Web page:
In a recent blog post, I described a use case based on facial image recognition to perform an authentication task. In an ideal process, the recognition system either passes or fails the recognition task and the process proceeds via straight through processing to completion. In practice there is a fuzzy boundary between these two outcomes where human judgement via a human task is injected into the process. Now consider the case where say an image of a driver licence is used as a reference image. This image contains particularly sensitive information. Hence if a user is required to access this image, have we taken all reasonable steps to protect this information and provide access on a need to know basis?
Confidentiality is a well-known principle of information security. Confidentiality is the ability of a system to prevent sensitive information from reaching the wrong hands whilst restricting access to those authorised to view the information. In Tasklist, we can provide an access control such that only members of an authorised group have access to this review task. This is readily achieved by using the candidate group feature within the process modeller. As per the example below, access to the sensitive task in Tasklist can be restricted to members of an authorised group.
Is this enough, have we taken all reasonable steps to restrict access? This solution still has a weakness in that all members of the authorised group may be able to view the sensitive information via the form preview panel in Tasklist. Thus users within this group may have access to the sensitive data without the system being able to record the access event for audit purposes. Hence what if we introduced a new requirement that all view access to the data must be recorded at the individual level of granularity? There is a way and it relies on scopes, tolerant readers and task listeners.
Camunda uses the concept of variable scopes. Process variables can be process level, execution level or task level scope. Hence in terms of minimising access to and the duration of access to variables, putting variables into say task scope limits their lifetime to the duration of the task.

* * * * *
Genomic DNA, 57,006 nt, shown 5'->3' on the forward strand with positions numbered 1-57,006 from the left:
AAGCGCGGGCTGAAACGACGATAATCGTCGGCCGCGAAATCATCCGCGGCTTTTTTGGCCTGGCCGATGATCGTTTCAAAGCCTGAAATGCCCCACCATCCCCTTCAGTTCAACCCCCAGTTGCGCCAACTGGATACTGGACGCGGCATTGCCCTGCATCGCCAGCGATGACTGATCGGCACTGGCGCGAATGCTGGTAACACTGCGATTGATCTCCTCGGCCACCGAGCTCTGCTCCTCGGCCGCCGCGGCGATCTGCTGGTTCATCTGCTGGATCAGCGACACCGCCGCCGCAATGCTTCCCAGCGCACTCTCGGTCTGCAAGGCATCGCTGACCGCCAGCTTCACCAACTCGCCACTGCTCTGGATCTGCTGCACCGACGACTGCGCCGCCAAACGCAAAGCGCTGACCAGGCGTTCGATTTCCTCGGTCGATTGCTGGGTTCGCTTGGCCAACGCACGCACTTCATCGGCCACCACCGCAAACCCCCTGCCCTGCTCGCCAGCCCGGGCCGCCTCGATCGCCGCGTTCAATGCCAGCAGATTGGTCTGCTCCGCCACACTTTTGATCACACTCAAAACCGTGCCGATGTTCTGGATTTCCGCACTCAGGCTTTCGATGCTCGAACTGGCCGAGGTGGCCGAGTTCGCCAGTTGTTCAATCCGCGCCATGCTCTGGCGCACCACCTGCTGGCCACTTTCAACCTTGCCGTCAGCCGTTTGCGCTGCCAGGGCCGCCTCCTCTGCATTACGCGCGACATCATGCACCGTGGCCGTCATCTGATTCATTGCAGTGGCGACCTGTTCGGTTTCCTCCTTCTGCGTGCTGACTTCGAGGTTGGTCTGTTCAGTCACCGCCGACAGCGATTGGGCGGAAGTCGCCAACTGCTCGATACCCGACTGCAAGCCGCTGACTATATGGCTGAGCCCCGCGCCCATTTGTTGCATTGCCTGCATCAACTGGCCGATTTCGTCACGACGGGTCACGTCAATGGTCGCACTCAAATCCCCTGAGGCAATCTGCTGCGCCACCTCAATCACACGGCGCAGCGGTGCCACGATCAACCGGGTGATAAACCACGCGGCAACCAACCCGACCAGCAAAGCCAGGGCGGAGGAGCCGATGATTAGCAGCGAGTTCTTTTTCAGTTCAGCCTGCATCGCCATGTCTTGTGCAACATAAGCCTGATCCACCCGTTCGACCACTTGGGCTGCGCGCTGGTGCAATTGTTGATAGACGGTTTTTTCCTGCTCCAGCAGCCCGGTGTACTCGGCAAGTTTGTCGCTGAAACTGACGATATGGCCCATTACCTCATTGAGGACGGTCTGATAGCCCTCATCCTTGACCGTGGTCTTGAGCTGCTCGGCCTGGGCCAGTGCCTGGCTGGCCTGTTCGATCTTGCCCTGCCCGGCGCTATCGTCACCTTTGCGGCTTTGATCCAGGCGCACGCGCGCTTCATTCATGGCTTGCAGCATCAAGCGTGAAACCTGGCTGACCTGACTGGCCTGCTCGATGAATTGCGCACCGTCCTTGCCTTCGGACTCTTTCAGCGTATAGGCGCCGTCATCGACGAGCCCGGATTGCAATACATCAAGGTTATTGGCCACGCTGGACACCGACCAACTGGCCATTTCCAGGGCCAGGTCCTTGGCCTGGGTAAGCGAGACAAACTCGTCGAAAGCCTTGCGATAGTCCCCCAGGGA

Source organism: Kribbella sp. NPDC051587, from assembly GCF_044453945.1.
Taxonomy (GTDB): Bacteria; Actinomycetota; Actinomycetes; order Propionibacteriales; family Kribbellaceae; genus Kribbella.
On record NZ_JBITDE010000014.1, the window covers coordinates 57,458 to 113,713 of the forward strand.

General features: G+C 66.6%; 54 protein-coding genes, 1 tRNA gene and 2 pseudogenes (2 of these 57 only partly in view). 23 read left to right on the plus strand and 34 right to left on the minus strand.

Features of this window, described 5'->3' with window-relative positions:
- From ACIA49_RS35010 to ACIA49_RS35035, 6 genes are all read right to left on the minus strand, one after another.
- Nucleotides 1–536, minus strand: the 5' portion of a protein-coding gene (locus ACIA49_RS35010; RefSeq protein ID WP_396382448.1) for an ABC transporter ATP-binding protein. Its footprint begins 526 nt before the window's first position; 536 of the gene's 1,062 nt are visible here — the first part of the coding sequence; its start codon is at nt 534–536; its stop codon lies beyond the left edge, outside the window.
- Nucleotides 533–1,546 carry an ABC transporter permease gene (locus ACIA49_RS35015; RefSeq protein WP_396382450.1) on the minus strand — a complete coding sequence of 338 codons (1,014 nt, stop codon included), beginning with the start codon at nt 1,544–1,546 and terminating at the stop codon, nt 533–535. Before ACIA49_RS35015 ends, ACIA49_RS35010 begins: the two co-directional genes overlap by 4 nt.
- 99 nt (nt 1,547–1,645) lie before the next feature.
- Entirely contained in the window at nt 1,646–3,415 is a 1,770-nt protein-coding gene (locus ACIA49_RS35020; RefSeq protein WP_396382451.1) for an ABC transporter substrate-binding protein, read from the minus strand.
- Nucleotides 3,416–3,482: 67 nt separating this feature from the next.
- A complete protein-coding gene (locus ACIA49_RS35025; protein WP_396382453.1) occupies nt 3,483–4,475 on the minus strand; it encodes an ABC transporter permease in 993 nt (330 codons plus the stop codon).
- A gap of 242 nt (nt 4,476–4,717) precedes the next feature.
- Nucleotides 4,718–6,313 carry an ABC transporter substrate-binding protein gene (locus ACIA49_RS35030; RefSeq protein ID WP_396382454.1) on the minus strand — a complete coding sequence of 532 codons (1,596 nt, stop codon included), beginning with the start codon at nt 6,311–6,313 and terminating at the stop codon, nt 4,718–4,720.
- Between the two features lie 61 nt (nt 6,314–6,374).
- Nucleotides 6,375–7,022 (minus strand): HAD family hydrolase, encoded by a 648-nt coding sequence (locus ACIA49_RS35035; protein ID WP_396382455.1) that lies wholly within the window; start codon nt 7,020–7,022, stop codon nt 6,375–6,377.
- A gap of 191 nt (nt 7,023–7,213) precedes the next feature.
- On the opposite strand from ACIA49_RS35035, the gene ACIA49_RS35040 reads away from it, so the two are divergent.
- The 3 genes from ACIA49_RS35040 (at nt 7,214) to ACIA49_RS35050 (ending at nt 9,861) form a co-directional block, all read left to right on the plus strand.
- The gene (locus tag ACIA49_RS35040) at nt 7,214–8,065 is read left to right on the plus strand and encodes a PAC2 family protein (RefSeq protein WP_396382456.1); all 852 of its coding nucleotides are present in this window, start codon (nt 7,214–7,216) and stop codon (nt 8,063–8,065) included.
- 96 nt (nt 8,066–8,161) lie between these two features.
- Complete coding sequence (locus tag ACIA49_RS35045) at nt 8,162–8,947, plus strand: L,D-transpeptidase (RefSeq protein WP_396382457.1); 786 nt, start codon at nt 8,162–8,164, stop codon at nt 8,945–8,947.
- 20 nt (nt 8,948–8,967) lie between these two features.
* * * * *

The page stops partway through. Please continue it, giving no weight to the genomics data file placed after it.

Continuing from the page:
A task listener can be used to facilitate putting content into task level scope. In this particular instance, I use an assignment listener to facilitate management of sensitive content lifecycle. For example, on the user task assignment event, I could for example decrypt a sensitive payload and put a subset into task level scope for use by the task. If the task is unassigned, I can revoke that content from task scope. If the task is complete, the engine will automatically purge the content from task scope as the scope will no longer exist.
Within Tasklist, task forms may be previewed with content in the preview pane. Hence if the sensitive content were available, even as a local task variable, the content may be viewed without owning the task. Whilst the authorisation subsystem may restrict access to these views to a subset of authorised users, there is still no definitive audit trail as to who from this subset may have viewed the sensitive content via the preview pane. By attaching the disclosure of this content to the assignment listener, a definitive audit trail is maintained indicating that this particular user cannot deny having been given the opportunity to view the sensitive content.
Ultimately this mechanism works because the Tasklist forms can be considered tolerant readers. If the content is not available e.g. as task variables in the preview pane prior to assignment, the form render process gracefully runs and just doesn’t render the content.
A screen shot of the task prior to user assignment is shown below. Note that the sensitive images are not visible as the task has not been claimed.
A screen shot of the task after it has been claimed is shown below. Note how the sensitive images are now visible and the task has an assignee.
So in summary, the combination of local scope, task listener and authorisation ensure confidentiality of data access by providing audited access to sensitive data on a need to know basis. Whilst this is not the only way to access sensitive content, this technique is assuming that the other access mechanisms such as database, API and cockpit access have adequate controls. The intent of the post is not to be definitive, but to raise awareness as to what’s possible…
This is a guest blog post by Rob Parker. Rob is an Enterprise Architect with a passion for process.